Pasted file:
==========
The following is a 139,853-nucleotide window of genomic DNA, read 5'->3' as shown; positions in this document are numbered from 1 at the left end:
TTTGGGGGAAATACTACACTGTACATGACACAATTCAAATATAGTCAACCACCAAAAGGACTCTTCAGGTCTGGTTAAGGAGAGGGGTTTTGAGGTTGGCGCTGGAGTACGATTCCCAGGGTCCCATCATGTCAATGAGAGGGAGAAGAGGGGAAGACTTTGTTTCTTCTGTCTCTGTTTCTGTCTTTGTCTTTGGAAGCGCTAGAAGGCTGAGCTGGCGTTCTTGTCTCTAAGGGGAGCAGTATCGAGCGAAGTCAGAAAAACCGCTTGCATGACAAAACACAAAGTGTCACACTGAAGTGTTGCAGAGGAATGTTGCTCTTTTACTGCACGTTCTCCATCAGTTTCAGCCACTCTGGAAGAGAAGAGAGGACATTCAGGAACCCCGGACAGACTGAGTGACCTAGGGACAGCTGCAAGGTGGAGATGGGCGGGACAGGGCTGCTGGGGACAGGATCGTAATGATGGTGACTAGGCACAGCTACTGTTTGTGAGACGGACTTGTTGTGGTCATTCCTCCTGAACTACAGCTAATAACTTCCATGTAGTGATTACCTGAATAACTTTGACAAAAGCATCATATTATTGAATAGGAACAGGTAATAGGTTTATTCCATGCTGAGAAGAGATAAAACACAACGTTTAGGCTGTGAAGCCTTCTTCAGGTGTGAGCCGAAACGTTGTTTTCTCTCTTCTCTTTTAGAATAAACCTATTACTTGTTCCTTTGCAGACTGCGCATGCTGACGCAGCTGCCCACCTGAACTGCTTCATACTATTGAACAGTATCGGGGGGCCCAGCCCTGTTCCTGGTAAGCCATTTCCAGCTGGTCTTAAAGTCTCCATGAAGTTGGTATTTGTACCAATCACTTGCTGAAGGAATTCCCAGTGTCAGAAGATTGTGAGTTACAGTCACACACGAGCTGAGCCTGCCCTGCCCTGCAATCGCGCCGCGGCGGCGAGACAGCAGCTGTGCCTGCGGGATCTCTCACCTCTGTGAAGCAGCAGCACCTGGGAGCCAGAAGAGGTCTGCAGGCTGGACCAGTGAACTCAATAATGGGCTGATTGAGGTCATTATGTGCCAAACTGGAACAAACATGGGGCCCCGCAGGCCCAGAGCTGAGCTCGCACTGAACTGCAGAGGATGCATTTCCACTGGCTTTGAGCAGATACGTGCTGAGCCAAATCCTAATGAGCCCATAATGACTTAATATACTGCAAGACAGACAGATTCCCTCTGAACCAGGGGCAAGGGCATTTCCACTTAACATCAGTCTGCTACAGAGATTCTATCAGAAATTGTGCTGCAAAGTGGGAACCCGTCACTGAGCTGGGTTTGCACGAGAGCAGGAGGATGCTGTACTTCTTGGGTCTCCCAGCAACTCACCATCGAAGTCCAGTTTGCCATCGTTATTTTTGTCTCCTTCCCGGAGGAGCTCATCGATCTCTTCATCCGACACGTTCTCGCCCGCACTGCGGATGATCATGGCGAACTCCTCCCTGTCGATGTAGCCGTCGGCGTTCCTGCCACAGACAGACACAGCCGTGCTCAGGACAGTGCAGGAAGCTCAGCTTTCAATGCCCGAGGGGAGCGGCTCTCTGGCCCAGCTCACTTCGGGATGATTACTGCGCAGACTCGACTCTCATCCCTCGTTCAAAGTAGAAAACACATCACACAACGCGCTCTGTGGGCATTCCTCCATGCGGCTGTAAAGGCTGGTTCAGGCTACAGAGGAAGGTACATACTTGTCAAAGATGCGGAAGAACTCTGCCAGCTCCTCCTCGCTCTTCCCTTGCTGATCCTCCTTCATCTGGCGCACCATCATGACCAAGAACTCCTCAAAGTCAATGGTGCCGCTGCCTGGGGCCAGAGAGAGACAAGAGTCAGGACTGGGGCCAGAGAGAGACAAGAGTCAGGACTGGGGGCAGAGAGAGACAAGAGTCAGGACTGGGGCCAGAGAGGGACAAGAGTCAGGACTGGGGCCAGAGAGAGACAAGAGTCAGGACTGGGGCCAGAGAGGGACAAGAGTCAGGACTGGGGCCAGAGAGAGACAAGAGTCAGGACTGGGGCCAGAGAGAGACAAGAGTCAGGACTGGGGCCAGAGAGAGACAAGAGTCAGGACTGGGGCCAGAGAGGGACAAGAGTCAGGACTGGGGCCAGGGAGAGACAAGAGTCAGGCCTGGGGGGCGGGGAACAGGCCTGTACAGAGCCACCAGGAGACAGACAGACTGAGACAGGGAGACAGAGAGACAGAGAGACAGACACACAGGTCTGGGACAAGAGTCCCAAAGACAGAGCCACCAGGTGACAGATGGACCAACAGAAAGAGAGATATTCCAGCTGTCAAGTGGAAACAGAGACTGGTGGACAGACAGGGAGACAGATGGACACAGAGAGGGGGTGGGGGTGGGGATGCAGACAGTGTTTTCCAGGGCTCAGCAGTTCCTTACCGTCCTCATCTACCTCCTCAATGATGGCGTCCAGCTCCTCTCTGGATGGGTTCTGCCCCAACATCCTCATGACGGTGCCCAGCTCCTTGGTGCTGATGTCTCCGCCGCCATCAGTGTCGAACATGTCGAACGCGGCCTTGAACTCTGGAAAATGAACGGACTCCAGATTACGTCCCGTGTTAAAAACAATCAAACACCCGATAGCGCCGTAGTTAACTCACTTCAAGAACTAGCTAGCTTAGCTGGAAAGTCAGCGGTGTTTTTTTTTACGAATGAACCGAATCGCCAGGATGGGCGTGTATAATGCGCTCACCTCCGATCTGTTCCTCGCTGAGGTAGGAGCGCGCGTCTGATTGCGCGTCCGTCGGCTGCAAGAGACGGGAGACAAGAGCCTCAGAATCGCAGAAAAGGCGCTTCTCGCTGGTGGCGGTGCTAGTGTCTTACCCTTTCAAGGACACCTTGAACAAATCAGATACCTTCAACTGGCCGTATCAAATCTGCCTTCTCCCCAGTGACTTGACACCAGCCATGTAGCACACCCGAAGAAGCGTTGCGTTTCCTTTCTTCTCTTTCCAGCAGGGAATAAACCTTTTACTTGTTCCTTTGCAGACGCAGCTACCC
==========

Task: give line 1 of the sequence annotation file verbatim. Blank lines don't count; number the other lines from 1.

The following is a 139,853-nucleotide window of genomic DNA, read 5'->3' as shown; positions in this document are numbered from 1 at the left end: